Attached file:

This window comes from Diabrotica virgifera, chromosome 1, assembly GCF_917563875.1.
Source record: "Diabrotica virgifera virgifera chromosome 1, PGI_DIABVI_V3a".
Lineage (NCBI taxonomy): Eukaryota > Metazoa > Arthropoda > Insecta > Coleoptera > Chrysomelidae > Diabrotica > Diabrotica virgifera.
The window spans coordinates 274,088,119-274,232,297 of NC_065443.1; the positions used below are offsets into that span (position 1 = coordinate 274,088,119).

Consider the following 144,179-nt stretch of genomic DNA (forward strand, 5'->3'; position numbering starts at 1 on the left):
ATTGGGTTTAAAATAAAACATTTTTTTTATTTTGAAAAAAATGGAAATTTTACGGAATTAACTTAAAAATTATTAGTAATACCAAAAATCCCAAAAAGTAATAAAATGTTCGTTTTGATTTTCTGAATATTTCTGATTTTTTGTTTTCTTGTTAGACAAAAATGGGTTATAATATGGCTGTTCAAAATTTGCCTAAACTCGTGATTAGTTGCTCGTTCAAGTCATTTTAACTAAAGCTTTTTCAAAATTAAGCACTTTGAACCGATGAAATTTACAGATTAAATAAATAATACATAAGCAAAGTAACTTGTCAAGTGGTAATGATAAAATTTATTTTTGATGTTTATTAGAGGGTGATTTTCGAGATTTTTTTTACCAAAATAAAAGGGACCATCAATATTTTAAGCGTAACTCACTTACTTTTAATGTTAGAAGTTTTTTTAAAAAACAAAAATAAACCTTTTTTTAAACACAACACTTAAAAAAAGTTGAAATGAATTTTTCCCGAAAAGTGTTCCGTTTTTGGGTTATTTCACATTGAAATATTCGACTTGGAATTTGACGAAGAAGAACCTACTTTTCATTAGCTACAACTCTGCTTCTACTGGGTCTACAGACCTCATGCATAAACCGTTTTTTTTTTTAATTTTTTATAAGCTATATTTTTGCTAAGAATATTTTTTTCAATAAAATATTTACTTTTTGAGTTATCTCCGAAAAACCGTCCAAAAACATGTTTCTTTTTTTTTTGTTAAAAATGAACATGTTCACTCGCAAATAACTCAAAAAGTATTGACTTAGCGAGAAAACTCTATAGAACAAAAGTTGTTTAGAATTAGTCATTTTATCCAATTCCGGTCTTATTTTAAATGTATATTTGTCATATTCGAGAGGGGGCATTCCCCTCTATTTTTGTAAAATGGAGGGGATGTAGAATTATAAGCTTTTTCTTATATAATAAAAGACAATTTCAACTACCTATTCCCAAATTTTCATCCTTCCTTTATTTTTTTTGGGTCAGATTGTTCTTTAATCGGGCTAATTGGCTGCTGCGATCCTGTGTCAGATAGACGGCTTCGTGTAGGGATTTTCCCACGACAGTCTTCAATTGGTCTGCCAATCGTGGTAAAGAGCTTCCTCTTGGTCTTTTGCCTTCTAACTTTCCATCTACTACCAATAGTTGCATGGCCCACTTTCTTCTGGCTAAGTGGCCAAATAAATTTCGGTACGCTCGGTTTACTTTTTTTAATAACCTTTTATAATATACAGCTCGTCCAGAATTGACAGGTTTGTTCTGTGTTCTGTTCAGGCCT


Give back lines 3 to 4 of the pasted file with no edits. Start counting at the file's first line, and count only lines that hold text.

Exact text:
Lineage (NCBI taxonomy): Eukaryota > Metazoa > Arthropoda > Insecta > Coleoptera > Chrysomelidae > Diabrotica > Diabrotica virgifera.
The window spans coordinates 274,088,119-274,232,297 of NC_065443.1; the positions used below are offsets into that span (position 1 = coordinate 274,088,119).